Fire Kills Five, Including Four Youngsters
WASHINGTON (AP) _ Fire officials were sifting through charred debris trying to discover what caused a ferocious blaze that swept through the basement of foster home, killing five people, including three infants and a toddler.
Frances Walker returned from a church trip to find her home gutted and all her foster children dead except for 9-year-old Maria Walker. The girl was in critical condition Sunday night suffering from smoke inhalation, according to the night administrator at D.C. General Hospital, who refused to give his name.
Intense heat held firefighters at bay when they first arrived at the brick rambler in a quiet suburban area of the city early Sunday, according to Ray Alfred, a fire department spokesman.
″These are very young children. They never had a chance,″ Alfred said. He said the children were in a first-floor bedroom and, overcome by smoke, were unable to escape.
The dead were a 2-year-old boy recently adopted by Walker; a month-old boy; five-month old twins, one boy and one girl; and a 55-year-old man who lived at the house. The man’s body was found in the kitchen, Alfred said.
Officials would not release the names of the victims.
Preliminary investigations indicated the fire may have started near the basement furnace and spread when combustible materials such as paper and paint ignited, Alfred said.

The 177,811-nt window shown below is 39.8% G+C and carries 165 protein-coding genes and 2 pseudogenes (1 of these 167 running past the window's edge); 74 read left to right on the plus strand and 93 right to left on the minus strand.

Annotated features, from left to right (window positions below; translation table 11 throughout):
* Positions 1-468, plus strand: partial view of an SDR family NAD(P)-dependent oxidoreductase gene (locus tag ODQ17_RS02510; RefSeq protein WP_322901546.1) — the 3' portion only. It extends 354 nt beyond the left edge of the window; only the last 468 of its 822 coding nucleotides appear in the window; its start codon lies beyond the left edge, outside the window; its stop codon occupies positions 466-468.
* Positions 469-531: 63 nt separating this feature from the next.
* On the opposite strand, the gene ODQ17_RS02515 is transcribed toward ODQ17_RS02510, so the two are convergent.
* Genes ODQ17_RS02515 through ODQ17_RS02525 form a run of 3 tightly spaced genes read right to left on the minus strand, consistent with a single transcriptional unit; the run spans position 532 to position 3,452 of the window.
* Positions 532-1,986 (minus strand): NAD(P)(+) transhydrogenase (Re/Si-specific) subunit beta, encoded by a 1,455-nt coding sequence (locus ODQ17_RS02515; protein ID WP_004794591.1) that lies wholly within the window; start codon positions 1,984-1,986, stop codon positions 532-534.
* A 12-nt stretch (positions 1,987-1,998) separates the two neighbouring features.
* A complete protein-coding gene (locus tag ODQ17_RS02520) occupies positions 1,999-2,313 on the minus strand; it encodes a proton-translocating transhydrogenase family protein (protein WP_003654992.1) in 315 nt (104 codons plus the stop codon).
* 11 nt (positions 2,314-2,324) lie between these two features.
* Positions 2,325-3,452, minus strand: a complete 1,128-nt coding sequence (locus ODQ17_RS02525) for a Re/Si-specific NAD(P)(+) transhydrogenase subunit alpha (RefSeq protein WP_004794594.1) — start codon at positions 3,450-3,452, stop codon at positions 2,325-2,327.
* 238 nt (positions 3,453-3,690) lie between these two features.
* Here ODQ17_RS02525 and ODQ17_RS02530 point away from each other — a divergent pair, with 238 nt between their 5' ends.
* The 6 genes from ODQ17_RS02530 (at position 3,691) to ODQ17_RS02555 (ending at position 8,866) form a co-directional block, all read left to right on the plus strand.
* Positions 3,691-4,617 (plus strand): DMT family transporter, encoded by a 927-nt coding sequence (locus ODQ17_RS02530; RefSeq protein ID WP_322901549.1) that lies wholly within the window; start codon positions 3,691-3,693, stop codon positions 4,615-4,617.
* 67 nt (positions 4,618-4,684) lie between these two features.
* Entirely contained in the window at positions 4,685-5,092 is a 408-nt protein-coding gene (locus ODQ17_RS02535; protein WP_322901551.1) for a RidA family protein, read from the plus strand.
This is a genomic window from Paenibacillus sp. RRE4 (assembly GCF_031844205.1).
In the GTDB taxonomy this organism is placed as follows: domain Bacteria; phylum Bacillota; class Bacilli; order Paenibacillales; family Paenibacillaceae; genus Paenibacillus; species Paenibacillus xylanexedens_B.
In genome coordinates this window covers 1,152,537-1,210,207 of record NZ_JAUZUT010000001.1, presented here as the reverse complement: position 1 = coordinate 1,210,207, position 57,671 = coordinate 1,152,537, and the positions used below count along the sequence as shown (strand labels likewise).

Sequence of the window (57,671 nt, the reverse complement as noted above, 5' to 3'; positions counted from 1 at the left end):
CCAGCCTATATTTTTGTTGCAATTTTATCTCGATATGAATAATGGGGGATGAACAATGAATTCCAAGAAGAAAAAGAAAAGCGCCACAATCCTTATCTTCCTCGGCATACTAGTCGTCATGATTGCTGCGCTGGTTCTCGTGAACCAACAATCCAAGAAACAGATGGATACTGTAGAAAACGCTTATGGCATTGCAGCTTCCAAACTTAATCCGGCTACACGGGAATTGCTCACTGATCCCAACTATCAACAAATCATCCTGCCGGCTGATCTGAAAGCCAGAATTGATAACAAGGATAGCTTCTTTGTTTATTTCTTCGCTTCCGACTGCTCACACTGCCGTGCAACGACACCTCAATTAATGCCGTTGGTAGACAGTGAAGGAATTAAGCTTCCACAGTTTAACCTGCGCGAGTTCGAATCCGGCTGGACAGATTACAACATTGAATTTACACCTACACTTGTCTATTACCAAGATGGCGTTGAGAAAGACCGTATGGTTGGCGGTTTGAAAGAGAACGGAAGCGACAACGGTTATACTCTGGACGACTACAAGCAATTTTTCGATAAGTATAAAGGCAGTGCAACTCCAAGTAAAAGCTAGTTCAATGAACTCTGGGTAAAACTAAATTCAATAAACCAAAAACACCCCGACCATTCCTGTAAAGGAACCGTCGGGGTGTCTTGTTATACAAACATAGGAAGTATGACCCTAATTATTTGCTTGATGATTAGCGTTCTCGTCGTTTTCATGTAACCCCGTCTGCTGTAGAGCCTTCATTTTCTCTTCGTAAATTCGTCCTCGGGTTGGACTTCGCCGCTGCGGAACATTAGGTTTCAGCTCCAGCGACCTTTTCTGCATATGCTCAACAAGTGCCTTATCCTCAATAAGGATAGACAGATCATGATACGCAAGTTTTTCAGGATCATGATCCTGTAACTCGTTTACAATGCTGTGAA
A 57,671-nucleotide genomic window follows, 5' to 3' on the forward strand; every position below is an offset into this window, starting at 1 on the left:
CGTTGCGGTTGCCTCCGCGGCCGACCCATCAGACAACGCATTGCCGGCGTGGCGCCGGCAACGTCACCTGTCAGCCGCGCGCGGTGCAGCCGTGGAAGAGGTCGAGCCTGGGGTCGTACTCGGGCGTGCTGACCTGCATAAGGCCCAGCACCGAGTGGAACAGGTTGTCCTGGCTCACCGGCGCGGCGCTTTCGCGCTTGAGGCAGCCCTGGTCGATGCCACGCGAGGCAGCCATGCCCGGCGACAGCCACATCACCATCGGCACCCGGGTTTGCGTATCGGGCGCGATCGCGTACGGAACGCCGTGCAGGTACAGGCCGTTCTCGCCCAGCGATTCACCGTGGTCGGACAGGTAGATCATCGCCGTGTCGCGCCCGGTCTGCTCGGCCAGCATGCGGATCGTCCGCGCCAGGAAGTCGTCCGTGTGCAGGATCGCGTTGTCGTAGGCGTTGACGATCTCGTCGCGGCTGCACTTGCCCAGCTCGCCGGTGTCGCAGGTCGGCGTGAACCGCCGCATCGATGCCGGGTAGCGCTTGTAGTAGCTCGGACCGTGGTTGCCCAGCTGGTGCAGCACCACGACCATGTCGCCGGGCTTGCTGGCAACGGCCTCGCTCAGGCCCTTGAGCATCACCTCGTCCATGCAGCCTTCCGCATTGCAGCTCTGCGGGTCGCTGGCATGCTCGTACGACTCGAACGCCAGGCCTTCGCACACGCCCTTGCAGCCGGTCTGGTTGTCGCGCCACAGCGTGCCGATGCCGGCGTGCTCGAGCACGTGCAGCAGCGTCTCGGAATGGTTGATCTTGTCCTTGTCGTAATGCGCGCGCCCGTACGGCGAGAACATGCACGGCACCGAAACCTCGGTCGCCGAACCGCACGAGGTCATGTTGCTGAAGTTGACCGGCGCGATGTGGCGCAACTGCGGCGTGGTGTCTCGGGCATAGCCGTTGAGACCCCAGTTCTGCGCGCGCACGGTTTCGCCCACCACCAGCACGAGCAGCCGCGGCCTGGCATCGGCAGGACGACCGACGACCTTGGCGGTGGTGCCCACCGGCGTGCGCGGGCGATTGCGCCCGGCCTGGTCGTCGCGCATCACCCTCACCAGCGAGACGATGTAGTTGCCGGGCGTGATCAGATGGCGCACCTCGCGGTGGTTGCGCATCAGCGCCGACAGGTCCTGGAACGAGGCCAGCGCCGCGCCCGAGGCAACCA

″The fire was very stubborn, and because it was a basement fire it was very difficult getting at it,″ Alfred said. ″To give an idea of how hot it was, when the first firefighters went in with a hose line, a heavy object like a piano or a couch collapsed right through the floor.″
It took about 80 firefighters one hour to control the blaze, which broke out at 12:47 a.m., Alfred said. One firefighter was injured when a piece of burning tar from the house fell onto his face, he said.
″It looked like the whole inside of the building was on fire,″ said Patricia Hale, who lives across the street. ″I saw it from my window and it looked like the whole house was gutted inside.″
Neighbors watched in shock Sunday as firefighters emptied cribs and baby strollers into the front yard.
″She loved those children. I mean she loved them like they were her own,″ said Tawanna Marshall, a neighbor and fellow member of the Seventh Day Adventist Church, where Walker was head of the deaconess board and took the children most Sundays.
Dorothy Kennison, head of the city’s family services agency, said Walker was considered one of her best foster parents.
″She takes emergency situations at any hour of the day or night. ... We are just as devastated as everyone else,″ Kennison said.
The fire is the second worst this year in the District of Columbia. On Jan. 26, nine people, including seven Salvadorean immigrants, were killed in a basement fire.